I had become frustrated by the chaotic nature of my work, and felt unconfident about sharing my own view of the world. One month it was night photography, the next colour landscape, and then it might be “street”- great for learning new techniques, but not for building a cohesive portfolio. Strong themes had begun to appear, but my output was all over the place – I had to focus on a small number of projects and one style.
So I spent time looking at the sort of pictures I was interested in alongside those of my own that I was happiest with, and I made a conscious decision about the kind of images I really wanted to make. The divergent strands and unexplored ideas had to stop, and I decided that my personal projects would be made with 35mm, black and white film, which I knew would make me work hard and think harder.
Bruce Davidson nailed it in his recent Leica interview. “…People tend to stop too soon…they don’t stay long enough. If you’re going to photograph anything, you have to spend a long time with it so your subconscious has a chance to bubble to the surface.” That was me, until I forced myself to change my habits, and realised that photography is not a race, and that the very best spend a long time developing a distinctive signature style.
Initially I found gaining distance from my own work hard, so feedback from friends, photographers and curators was crucial, although I didn’t always want to hear what they have to say! Even constructive criticism can hurt when you’re old enough to think you know best and are wrapped up in your images.
They told me to stick to one style of picture and to make work that feels like a series, and that’s what I have tried to do for three years now. My Leicas are an important part of this process, allowing me the consistency and quality I need.
My search for clarity began by picking strong single images as a starting point and as first steps in the process of fully exploring a topic. It is often recommended to use an output such as an exhibition or a web gallery to focus and refine a body of work, and my goal was to use the resulting sequences to create new galleries on my website and also to make handmade artist’s books. This also meant that I needed to learn new practical skills, a challenge I find invigorating.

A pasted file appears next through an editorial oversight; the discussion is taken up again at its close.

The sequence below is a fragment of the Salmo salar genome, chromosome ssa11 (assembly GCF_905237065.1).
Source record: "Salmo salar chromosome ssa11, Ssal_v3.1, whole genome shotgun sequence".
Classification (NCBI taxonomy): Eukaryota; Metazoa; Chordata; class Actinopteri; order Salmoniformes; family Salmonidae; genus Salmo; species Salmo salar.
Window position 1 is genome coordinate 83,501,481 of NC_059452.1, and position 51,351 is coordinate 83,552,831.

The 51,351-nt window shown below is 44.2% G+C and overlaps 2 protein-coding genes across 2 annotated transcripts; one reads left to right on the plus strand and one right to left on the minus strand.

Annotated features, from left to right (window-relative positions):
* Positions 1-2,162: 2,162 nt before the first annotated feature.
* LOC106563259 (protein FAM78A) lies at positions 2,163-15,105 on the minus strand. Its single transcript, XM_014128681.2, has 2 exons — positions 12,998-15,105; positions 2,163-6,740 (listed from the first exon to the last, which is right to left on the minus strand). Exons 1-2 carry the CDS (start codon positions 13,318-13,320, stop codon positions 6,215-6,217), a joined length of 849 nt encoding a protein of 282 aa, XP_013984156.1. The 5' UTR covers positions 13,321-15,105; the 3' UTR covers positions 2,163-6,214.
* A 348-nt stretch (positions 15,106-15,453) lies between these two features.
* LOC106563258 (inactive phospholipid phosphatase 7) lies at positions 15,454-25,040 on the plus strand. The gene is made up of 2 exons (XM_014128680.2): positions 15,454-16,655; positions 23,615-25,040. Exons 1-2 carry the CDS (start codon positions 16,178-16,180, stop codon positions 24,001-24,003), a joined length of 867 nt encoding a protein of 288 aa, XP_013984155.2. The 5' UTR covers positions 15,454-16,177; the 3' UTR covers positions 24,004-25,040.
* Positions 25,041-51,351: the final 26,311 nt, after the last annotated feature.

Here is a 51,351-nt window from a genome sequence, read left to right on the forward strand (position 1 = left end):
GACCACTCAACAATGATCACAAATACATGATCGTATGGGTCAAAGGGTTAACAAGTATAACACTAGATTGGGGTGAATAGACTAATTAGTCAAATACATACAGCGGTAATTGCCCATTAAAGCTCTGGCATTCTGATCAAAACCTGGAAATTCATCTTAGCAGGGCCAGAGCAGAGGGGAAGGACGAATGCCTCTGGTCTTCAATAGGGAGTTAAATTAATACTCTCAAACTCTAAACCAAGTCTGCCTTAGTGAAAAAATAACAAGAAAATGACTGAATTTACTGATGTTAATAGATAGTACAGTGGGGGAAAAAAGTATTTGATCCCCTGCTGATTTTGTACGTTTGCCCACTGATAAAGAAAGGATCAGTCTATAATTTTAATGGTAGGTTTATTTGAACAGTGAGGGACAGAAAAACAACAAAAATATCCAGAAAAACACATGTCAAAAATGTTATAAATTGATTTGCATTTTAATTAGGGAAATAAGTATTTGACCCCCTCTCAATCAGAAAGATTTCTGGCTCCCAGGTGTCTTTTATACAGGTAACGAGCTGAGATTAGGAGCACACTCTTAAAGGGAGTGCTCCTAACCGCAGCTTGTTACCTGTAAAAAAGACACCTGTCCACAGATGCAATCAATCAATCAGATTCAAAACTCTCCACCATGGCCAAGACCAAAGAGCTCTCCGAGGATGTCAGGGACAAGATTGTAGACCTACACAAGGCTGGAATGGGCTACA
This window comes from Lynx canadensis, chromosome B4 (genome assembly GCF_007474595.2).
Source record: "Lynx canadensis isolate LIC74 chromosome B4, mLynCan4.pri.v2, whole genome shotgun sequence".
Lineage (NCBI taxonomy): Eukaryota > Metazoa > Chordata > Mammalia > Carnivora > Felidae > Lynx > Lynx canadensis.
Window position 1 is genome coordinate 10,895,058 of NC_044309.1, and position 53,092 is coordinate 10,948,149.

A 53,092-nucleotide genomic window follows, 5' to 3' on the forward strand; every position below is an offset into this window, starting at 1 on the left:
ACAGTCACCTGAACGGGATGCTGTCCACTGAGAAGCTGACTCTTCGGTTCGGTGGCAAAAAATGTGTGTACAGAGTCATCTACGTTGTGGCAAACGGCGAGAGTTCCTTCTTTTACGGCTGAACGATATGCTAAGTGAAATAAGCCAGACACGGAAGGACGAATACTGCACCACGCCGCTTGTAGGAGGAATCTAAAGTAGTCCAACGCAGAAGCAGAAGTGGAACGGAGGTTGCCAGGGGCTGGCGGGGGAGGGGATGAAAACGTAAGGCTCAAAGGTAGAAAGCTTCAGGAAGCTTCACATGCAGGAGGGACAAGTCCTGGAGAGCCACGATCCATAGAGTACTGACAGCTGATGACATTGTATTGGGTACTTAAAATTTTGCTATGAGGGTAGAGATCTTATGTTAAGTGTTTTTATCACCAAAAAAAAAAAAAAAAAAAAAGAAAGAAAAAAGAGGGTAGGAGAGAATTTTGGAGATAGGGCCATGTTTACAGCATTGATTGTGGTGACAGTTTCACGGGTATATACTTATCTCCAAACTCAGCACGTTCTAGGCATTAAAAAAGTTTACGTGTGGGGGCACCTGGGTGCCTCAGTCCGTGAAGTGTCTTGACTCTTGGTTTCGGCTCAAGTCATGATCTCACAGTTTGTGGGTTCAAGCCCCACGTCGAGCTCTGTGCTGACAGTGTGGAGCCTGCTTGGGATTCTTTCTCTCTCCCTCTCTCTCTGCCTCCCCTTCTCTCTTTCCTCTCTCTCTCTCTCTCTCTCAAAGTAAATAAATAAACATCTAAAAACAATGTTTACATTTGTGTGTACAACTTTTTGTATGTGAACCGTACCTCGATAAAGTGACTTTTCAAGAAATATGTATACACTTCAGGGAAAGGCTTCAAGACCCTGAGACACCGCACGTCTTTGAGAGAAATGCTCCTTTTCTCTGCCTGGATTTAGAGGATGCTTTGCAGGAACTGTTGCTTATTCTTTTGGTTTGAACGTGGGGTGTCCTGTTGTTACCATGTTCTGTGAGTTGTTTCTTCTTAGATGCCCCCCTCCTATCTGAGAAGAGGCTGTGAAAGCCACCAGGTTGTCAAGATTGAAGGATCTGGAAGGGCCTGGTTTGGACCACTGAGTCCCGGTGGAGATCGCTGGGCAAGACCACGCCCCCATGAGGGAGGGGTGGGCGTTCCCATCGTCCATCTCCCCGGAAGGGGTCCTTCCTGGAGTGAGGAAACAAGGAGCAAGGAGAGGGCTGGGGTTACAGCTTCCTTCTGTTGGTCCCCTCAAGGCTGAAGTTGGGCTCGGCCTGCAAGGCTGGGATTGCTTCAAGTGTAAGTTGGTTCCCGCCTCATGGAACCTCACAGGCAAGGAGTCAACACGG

Deciding to make the books not only forced me to choose which images are really important and to find new connections between them, but importantly made me examine my relationship with certain pictures, bringing a better understanding of the work. This process has allowed me to come to terms with my work through selection, printing and sequencing, rather than just collecting images in endless hard-drives and folders. What I have come to realise is that the content I am constantly struggling with in my pictures is actually what drives them and gives them life.
Many photographers most successful pictures are made close to home, and in tough economic times it makes sense to maximise whatever is on your doorstep. Every summer, only half a mile away, the City of Sunderland holds an air show. Over two days, civilian and military aircraft display over the ocean in front of hundreds of thousands of people. For three years I had tentatively photographed the event, but in the last two years have invested a lot of time in an attempt to “finish” the project. This year I actually found myself making pictures that I knew would fit into my narrative, and the sequences I had in mind, and even managed to stop myself repeating what I already had. The time spent planning and writing out lists of potential shots paid dividends.
Going back to Bruce’s words, I now realise it took me a few years at the show before I saw the true nature of the event, but that time was not wasted, as familiarity allows me to peer below the surface.
The air show markets itself correctly as a family day out. The flying display is often a small part of the programme, and many people are drawn to the beach, fun fairs, and the fast food and promotional and toy stalls. Alongside the consumerism are the Army and Air Force Recruitment and PR teams, unarmed combat displays, charities for wounded soldiers and their families, and the real guns for smiling children to “fire” at their smiling parents, who record the event with their camera-phones. It all seems like a microcosm of modern life, full of disturbing contradictions that seem to pass unnoticed.
Three years on, I would not call my any of my projects “complete.” I am too much of a perfectionist for them ever to feel closed, but now I am more confident that my concepts and pictures are tighter, and that they communicate much better than before, and that’s what it’s all about.
To see more of Roger’s work, visit his website.